You could be fined for possession of single-use plastic in India

the Gateway of India
CC BY 2.0 Dan Searle

The state of Maharashtra, home to Mumbai, collected nearly $6,000 in fines this past Sunday from businesses that haven't gotten rid of banned plastics yet.

In a speech earlier this month, Indian Prime Minister Narendra Modi called plastic "a menace to humanity" and pledged to eliminate single-use plastics throughout the country by 2022. The majority of states have partial or full bans on certain plastics already, but these are often not enforced.

The state of Maharashtra, however, is wasting no time. Maharashtra is home to major cities Mumbai and Pune and has a population of 100 million, which means that its policies affect a great number of people. At the end of March, the state government announced a list of fines for being in possession of single-use plastics, and these took effect on June 23, giving businesses only three months to come up with alternatives. This is a far cry from the generous multi-year timelines that many countries are giving themselves.

If businesses are found with any of the banned items -- which include disposable dishes, cups, plates, glasses, forks, bowls, containers, plastic packaging to wrap or store products and foods, and plastic bags handed out in store -- then they will be fined. First-time offenders are charged Rs 5,000 (US $73), and second-time offenders will pay Rs. 25,000 (US $367).

CNN reports that fast-food chain McDonald's has already been hit with fines. The company says it has begun using wooden cutlery, paper cups, and biodegradable straws made of starch, but it hasn't figured out everything yet:

"The chain was fined because it has not yet found similar alternatives for delivery items such as plastic lids for drinks, a spokesperson for McDonald's India told CNNMoney. McDonald's has joined restaurant associations in the region in asking for exemptions from the ban for delivery and takeaway orders, the spokesperson added."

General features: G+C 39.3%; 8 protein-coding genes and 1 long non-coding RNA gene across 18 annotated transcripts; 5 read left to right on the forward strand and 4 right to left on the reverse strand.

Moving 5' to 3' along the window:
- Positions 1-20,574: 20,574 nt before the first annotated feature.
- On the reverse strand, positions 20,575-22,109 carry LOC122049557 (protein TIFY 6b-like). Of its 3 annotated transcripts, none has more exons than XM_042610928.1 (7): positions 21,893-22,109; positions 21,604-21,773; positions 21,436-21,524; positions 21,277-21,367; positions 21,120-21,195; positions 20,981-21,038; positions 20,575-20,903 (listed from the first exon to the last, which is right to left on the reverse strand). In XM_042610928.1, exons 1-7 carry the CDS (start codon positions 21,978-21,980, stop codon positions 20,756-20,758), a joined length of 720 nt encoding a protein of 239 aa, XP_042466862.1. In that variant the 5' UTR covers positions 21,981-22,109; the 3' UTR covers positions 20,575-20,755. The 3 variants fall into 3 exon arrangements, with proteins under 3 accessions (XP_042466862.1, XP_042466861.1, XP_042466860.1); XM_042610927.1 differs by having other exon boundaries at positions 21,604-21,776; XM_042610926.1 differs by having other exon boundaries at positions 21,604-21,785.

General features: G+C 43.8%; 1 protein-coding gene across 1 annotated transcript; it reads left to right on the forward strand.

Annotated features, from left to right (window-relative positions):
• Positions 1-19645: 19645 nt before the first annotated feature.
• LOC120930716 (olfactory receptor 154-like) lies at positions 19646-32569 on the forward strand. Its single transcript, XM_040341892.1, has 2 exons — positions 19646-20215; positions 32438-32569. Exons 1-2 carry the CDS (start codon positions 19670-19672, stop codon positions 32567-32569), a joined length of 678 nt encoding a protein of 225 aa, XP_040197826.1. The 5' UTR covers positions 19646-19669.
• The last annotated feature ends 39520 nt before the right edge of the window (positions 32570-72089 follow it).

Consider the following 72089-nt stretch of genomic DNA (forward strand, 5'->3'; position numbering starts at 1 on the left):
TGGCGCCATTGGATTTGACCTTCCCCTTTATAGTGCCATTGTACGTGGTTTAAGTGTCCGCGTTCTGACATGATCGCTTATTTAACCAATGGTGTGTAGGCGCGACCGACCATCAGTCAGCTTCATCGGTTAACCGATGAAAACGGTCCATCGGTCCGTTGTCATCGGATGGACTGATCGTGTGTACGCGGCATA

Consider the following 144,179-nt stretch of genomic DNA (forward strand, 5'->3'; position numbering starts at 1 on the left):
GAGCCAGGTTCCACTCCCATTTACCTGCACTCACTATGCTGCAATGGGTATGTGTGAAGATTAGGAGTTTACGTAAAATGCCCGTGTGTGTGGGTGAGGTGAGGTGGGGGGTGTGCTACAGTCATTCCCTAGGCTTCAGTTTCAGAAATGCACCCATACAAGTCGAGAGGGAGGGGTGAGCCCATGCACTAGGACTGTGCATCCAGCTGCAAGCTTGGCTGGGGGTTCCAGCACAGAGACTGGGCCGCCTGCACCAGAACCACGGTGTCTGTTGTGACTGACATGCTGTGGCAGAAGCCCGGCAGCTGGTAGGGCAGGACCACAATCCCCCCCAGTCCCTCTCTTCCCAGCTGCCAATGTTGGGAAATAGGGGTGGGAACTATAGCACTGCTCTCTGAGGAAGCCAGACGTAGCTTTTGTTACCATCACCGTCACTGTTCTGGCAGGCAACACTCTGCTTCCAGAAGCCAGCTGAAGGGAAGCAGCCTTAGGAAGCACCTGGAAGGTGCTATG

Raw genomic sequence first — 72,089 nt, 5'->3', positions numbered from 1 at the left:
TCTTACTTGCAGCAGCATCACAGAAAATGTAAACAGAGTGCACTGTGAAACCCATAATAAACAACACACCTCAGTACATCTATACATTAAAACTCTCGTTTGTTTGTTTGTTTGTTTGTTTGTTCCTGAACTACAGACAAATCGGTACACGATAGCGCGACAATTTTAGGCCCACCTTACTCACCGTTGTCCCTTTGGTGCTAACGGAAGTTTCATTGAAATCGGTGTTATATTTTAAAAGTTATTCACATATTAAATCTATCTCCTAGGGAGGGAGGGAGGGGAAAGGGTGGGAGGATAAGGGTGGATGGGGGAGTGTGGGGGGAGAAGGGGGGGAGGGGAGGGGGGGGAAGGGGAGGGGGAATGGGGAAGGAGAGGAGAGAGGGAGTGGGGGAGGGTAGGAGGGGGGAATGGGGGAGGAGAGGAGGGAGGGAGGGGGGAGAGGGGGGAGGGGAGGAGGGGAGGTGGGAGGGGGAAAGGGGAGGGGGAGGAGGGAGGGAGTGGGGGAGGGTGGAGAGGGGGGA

This past Sunday, the government's special task force collected Rs. 400,000 ($5,900) in fines from 80 businesses in Mumbai, and a similar amount was collected in Pune. This sends a strong message to retailers and consumers alike -- that the government means business and is getting serious about the crackdown on plastics.

If Modi's promise is kept, then India will see all single-use plastics abolished within three years. Maharashtra can hopefully be a model for the rest of the country, perhaps even the world, showing that there's no point in wasting time and that workable alternatives exist.

There's a good chance residents of Mumbai are inspired by their own beach cleanup projects, which have gained international headlines. Versova Beach, which was one strewn with plastic garbage, is now a turtle nesting habitat. An estimated 15 million kilograms of plastic have been removed by thousands of volunteers. It's real-life evidence of the positive effect individual change can have on the planet, and of the importance of halting the plastic flow at its source, rather than focusing on cleanup.

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